CSU signs historic agreement with Peruvian organization
May 21, 2008
Administrators with Colorado State University and the Institute for Liberty and Democracy in Lima, Peru, recently signed an International Memorandum of Understanding to collaborate on research and conferences and provide student internship opportunities via Colorado State's College of Business.
The Institute for Liberty and Democracy is an internationally respected, non-profit think-tank that observes the genesis and effects of exclusion of the poor in the developing world. Hernando de Soto, president of the institute and a Nobel Prize finalist, spoke to a standing-room-only crowd at Colorado State in Fall 2006.
Help people in developing world move out of poverty
This is the institute's first partnership with a major U.S. research university. The link between the two institutions will directly help people in the developing world move out of poverty based on new models of private enterprise and collaboration.
DeSoto has led the charge to formalize property rights for the poor. The Colorado State College of Business has received international attention for its new program, which focuses on building sustainable enterprises that help improve the lives of the poor and the health of the environment.
"Dr. de Soto's work to study the needs of the working poor in the developing world coincides with Colorado State University's desire to find practical, affordable solutions to some of the globe's most pressing problems," said Tony Frank, provost and senior executive vice president at Colorado State. "We have many shared objectives with a major goal of providing new and challenging learning opportunities for our students."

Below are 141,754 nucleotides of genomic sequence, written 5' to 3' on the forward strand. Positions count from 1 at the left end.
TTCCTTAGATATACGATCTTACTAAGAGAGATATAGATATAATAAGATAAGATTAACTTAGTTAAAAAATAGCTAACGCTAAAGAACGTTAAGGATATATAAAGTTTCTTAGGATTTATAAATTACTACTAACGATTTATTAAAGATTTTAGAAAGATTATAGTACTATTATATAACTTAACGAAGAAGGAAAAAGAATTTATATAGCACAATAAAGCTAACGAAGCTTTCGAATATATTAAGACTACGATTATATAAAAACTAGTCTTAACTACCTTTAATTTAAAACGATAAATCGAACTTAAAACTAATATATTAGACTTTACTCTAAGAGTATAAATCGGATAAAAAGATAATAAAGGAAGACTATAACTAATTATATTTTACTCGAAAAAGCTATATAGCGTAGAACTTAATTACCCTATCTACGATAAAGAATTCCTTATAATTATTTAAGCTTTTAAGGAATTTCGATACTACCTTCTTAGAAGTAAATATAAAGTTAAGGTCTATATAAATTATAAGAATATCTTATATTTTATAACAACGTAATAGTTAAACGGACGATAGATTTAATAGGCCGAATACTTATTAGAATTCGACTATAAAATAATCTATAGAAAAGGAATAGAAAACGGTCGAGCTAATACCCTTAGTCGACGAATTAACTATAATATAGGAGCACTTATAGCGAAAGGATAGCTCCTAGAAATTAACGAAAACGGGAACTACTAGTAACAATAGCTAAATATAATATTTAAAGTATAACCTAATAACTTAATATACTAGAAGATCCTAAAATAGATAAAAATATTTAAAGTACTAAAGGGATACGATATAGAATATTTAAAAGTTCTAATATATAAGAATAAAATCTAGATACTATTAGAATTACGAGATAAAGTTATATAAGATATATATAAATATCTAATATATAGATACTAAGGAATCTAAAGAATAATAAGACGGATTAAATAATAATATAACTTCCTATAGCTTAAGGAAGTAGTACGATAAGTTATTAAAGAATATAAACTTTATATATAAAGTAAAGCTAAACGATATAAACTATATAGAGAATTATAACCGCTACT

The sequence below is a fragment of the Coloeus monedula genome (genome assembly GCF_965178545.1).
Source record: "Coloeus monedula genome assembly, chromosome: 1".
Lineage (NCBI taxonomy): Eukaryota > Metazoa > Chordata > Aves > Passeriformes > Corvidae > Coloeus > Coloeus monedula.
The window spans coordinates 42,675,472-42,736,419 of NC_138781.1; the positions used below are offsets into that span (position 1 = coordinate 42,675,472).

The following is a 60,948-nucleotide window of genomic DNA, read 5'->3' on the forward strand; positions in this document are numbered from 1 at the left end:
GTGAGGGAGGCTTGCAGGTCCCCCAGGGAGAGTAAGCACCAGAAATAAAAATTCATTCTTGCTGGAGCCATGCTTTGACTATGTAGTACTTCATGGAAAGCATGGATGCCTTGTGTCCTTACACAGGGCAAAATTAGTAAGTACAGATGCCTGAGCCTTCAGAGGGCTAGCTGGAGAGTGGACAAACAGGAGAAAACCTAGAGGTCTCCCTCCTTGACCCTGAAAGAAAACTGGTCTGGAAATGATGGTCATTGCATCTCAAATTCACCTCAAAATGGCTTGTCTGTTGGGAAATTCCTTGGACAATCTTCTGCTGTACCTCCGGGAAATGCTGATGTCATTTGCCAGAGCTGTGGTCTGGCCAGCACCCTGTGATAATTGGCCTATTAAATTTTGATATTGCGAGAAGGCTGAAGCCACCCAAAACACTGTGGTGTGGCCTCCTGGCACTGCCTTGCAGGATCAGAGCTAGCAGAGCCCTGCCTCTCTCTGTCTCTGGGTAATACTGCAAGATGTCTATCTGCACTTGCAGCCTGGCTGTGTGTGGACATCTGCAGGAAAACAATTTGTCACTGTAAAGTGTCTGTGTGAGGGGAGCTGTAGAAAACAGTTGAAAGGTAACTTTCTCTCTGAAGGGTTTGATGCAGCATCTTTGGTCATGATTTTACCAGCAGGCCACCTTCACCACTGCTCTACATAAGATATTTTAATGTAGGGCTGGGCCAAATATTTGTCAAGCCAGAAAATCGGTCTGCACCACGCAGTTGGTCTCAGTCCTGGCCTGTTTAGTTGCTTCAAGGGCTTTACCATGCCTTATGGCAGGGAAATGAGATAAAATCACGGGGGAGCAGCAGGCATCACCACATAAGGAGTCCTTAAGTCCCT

New partnership benefits Colorado State business students
The new partnership will help students enrolled in the College of Business' new Global Social and Sustainable Enterprise Master of Science program, which teaches students entrepreneurial, sustainable approaches to address great global challenges such as poverty, health and the environment. The program ultimately could help some of the world's four billion people who live on less than $3 a day with creating their own sustainable solutions and businesses.
"CSU's new program is fantastic," de Soto said. "Educating students on how to use private enterprise to address global economic development challenges is both important and exciting. The real-world project experience this program offers will help make its graduates valuable contributors to global society."
"Our students enrolled in this graduate program are learning to create sustainable international business development opportunities with a triple bottom-line impact: improving the lives of people and addressing key environmental challenges while building enterprises that are keen on solid financials and profitability," said Ajay Menon, dean of the College of Business. "A partnership with the Institute for Liberty and Democracy will help those students get even closer to the people they're trying to assist."